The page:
Valuable and Meaningful Data – Makes Life Easier
In virtually every business (unless they are “asleep at the switch”), there is focus on improving productivity and reducing costs. Businesses that do this always perform well. Those that do it the best are the best in their industry because they are constantly in search of new and important nuggets of data that give them a direction to go. Then having a direction to go, improvement occurs more quickly and efficiently.
Baseball is truly no different. Think about this. Example One: You inherit a team where the only valuable data you have on pitching is the traditional stuff – wins/losses, era, walks, strikeouts, etc. Example Two: You inherit a team that not only has the “traditional stuff” but has 10 games of valuable data per pitcher per pitch providing you with velo, trajectory by pitch type, spin axis and spin rate, location, swing and miss, etc.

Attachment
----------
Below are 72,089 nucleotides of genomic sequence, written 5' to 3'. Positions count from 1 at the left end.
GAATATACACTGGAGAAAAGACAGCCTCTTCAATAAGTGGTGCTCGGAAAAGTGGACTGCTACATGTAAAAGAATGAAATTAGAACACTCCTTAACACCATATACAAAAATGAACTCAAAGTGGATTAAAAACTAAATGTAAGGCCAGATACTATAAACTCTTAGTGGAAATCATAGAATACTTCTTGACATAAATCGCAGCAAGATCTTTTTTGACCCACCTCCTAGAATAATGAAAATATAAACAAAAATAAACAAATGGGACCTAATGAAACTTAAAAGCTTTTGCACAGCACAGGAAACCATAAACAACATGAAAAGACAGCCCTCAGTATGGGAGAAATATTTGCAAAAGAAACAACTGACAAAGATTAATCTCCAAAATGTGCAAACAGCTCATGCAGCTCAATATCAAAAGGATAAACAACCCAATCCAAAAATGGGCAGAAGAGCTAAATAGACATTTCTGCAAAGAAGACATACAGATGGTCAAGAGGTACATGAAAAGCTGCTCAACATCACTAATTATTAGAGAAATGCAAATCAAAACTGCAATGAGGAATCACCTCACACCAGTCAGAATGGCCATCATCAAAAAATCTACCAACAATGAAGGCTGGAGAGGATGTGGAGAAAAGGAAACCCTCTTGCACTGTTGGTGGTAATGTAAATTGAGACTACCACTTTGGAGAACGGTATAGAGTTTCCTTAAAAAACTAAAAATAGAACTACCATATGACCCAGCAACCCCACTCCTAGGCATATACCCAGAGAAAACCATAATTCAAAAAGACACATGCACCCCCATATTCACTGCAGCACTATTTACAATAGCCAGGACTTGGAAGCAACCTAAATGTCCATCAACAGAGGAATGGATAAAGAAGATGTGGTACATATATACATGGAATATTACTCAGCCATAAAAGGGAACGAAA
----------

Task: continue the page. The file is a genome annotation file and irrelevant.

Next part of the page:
Greater Impact on Coaching
What is the impact on coaching in these two scenarios? Well, the most immediate impact is that you are going to have to get/gather a lot more “meaningful” and valuable data on your pitchers if you are in example one. That means more time and effort, and a much slower development/improvement plan for your pitchers. It could take weeks to months to have a real meaningful and valuable data plan with each pitcher. Now, you have 10 to 12 pitchers – so more than likely, you cannot even get a meaningful plan in place for each one.
But what if you have the scenario in example two: robust in game data?Well, first of all, a coach can easily review each pitcher before seeing them throw a pitch. You can gain an understanding of a few strengths and weaknesses for each one. You can easily prepare an initial plan for review with that player.
Strengths and Weaknesses
You can quickly find out if the player really knows his strengths and weaknesses. Before you have even started fall practice, you have an initial plan with each one. In the fall, you can use the data to validate or invalidate the methods you are having them try in order to improve, say, that weak curveball. You focus with the player on one or two things, review the data, adjust the method/confirm the improvement.
In essence, having valuable and meaningful data, allows the coach to “scale” his impact as a coach on his players – more players positively impacted in a shorter period of time!!